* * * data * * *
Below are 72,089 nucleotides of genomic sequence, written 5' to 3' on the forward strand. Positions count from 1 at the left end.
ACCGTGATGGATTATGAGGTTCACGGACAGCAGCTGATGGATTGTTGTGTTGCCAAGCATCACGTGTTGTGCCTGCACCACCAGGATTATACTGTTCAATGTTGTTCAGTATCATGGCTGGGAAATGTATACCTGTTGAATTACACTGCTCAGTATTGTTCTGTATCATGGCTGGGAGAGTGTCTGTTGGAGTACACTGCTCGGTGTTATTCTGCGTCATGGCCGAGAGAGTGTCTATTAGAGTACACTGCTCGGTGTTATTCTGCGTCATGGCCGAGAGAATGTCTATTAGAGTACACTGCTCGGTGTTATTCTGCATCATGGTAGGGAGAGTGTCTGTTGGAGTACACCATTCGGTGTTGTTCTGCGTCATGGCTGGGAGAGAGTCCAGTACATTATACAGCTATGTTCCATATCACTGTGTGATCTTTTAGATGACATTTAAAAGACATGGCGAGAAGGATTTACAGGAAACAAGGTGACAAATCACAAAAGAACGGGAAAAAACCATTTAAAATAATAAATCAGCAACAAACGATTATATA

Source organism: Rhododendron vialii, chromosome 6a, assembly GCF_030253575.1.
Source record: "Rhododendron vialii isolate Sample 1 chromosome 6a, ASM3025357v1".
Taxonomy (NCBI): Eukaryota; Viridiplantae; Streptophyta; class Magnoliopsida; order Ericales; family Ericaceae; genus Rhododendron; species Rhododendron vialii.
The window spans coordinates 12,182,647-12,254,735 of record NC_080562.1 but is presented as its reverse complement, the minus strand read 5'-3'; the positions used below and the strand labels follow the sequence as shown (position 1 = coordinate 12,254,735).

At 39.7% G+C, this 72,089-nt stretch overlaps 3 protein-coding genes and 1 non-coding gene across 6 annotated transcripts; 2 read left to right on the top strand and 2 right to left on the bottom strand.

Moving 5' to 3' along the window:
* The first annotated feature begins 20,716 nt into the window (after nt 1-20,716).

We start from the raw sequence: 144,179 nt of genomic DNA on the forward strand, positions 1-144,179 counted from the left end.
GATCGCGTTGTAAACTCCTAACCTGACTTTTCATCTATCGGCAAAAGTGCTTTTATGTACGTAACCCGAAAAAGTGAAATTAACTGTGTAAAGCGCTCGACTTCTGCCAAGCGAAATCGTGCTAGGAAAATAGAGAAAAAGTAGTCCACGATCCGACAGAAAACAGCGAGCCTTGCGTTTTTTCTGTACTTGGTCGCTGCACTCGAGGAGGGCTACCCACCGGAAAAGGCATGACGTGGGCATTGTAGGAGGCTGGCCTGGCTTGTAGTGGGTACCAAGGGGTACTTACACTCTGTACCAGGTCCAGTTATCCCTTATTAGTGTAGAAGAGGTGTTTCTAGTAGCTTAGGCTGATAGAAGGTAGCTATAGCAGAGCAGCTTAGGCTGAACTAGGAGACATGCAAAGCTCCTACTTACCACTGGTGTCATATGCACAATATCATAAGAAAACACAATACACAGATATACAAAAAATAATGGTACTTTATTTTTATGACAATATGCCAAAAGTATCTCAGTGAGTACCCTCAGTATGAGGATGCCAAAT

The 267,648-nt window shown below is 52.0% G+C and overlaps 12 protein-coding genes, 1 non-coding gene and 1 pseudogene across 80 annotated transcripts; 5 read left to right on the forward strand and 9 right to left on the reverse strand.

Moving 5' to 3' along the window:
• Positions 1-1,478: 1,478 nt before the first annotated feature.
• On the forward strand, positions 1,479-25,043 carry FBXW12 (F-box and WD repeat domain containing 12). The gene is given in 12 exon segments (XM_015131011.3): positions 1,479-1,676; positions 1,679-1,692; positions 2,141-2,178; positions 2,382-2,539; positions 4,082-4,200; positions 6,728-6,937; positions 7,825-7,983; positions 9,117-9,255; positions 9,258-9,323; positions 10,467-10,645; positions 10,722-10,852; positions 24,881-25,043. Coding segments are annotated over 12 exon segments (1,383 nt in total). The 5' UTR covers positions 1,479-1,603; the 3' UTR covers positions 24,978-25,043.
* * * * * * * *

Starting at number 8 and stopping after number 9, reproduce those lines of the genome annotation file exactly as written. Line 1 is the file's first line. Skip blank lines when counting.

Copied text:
Moving 5' to 3' along the window:
* The first annotated feature begins 20,716 nt into the window (after nt 1-20,716).